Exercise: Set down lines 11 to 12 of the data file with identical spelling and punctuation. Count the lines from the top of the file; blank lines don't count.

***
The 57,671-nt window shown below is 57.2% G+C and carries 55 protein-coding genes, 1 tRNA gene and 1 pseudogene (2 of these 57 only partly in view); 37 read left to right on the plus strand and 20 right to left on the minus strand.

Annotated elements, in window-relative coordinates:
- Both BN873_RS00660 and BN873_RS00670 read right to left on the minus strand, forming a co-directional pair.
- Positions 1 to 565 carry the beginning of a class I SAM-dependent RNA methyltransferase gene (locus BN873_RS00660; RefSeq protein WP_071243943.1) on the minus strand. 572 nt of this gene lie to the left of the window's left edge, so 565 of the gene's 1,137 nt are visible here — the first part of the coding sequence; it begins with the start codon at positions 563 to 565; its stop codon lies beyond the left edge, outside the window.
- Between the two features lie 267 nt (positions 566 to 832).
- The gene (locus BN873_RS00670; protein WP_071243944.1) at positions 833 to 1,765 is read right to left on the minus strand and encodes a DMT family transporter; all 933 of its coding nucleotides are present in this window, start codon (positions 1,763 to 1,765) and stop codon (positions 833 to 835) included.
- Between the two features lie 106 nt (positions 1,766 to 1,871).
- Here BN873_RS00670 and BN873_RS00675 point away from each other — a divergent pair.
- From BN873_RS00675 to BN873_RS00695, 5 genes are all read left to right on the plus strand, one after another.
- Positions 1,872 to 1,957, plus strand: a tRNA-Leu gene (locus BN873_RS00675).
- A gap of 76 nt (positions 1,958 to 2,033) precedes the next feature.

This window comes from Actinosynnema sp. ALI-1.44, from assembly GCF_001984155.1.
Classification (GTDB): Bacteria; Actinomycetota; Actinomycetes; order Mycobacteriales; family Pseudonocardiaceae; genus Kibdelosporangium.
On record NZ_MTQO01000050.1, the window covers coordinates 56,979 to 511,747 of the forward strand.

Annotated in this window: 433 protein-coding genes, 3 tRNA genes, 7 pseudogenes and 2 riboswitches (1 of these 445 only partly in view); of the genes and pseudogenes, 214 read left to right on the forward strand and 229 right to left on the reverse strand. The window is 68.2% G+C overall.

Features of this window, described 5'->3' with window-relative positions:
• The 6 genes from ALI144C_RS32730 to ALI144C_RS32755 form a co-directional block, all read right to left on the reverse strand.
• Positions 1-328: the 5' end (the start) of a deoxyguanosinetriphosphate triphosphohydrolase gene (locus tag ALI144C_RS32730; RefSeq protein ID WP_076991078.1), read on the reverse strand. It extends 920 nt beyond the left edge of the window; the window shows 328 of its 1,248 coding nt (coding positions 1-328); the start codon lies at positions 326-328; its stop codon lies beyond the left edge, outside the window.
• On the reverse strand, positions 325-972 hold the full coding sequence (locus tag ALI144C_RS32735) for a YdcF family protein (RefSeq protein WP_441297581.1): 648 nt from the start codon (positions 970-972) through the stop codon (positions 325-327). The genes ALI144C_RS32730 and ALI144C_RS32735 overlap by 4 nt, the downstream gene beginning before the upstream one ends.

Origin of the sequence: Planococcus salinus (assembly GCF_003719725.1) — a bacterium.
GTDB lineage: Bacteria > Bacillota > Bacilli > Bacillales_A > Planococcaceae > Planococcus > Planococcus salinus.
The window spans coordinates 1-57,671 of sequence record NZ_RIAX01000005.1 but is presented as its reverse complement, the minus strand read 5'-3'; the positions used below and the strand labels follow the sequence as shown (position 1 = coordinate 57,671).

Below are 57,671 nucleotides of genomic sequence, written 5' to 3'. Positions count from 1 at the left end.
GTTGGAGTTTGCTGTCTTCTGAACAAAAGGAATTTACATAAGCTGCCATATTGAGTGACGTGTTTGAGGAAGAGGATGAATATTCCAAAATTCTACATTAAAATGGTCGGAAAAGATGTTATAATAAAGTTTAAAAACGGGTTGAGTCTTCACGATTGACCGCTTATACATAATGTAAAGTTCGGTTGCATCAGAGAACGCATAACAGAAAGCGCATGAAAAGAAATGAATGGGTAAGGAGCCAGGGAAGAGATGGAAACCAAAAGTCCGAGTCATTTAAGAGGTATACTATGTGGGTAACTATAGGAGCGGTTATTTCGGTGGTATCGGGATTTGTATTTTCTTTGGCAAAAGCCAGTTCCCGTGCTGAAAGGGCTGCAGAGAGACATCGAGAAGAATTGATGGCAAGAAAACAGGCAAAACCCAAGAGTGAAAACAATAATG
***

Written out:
- A gap of 76 nt (positions 1,958 to 2,033) precedes the next feature.

This window comes from Actinosynnema sp. ALI-1.44, from assembly GCF_001984155.1.